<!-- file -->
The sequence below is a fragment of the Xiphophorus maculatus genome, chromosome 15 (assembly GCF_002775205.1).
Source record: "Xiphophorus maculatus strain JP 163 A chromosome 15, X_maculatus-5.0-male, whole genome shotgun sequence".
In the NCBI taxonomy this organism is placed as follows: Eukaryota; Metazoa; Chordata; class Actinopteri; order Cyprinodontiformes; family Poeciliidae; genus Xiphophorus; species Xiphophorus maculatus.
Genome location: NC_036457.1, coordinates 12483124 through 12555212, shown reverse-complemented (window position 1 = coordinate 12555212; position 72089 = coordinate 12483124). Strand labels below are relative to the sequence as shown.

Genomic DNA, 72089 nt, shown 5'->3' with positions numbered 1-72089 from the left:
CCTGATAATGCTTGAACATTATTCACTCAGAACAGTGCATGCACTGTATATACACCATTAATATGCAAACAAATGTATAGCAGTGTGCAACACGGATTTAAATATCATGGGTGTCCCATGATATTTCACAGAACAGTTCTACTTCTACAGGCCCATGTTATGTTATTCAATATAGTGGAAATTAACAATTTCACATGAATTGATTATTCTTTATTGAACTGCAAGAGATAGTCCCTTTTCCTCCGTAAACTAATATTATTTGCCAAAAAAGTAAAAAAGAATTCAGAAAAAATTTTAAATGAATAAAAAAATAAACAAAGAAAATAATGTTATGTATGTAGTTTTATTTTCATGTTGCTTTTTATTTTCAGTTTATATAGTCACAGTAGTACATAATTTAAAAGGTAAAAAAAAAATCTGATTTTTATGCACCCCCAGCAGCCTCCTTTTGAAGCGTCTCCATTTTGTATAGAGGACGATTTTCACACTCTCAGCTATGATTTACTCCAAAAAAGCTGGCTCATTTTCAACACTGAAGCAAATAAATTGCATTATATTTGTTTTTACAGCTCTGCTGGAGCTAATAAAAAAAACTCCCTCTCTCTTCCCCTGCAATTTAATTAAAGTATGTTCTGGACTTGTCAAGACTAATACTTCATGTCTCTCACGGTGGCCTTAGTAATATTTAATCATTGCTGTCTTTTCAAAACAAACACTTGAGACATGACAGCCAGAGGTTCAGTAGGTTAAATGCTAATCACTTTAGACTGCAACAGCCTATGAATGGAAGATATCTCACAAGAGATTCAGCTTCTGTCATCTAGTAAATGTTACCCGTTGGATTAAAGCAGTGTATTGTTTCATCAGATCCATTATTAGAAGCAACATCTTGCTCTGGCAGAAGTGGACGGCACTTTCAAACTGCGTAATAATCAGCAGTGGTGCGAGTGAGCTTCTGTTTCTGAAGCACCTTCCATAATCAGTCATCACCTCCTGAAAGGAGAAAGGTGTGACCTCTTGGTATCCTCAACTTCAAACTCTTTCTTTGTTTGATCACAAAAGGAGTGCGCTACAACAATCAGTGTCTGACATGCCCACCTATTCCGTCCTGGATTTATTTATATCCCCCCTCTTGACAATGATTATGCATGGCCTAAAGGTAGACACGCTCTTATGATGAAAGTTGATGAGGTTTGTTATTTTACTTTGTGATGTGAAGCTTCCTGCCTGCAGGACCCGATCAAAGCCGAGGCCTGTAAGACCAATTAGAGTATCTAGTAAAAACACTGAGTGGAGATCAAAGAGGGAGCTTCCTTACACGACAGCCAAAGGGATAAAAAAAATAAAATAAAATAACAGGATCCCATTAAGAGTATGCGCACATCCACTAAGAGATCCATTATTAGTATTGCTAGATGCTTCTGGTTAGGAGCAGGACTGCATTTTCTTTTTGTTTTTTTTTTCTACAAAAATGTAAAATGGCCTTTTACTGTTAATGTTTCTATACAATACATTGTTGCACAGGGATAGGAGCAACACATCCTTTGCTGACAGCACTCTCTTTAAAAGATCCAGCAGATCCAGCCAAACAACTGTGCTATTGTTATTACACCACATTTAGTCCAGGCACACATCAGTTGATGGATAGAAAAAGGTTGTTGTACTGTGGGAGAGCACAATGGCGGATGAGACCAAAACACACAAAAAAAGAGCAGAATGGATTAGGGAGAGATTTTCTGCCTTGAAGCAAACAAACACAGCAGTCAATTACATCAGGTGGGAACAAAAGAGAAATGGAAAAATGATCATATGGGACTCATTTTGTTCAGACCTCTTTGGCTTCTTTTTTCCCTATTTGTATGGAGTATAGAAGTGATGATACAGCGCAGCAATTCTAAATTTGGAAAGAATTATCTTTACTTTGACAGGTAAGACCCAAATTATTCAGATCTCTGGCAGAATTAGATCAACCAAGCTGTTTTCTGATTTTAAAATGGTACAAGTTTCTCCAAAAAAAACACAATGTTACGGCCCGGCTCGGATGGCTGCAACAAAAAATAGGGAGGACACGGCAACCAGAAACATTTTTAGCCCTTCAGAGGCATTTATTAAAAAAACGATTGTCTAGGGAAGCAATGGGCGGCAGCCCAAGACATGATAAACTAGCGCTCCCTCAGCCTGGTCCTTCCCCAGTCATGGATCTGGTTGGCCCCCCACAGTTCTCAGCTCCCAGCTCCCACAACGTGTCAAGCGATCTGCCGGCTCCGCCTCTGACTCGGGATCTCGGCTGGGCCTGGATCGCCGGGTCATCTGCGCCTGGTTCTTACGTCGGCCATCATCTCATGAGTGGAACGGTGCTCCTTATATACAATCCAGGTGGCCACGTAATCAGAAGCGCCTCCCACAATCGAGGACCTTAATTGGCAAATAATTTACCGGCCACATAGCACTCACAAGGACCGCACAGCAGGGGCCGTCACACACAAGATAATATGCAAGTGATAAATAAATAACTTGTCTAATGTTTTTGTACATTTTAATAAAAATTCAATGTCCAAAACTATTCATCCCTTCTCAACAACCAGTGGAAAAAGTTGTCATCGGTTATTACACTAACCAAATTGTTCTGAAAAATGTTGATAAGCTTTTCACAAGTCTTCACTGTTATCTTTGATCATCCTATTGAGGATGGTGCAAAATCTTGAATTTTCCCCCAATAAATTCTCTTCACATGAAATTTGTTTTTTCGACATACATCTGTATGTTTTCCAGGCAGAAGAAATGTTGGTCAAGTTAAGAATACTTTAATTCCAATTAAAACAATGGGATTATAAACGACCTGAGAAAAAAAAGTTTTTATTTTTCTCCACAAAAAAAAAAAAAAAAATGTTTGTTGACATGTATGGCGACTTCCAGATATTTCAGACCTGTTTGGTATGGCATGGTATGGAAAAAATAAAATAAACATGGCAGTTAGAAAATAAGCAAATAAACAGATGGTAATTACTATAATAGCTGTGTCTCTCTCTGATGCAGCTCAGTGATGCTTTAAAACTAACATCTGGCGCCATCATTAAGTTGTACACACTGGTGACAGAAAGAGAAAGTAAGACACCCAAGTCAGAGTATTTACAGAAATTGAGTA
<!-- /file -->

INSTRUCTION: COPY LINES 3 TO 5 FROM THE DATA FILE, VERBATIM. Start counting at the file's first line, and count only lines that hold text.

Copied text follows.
In the NCBI taxonomy this organism is placed as follows: Eukaryota; Metazoa; Chordata; class Actinopteri; order Cyprinodontiformes; family Poeciliidae; genus Xiphophorus; species Xiphophorus maculatus.
Genome location: NC_036457.1, coordinates 12483124 through 12555212, shown reverse-complemented (window position 1 = coordinate 12555212; position 72089 = coordinate 12483124). Strand labels below are relative to the sequence as shown.

Genomic DNA, 72089 nt, shown 5'->3' with positions numbered 1-72089 from the left: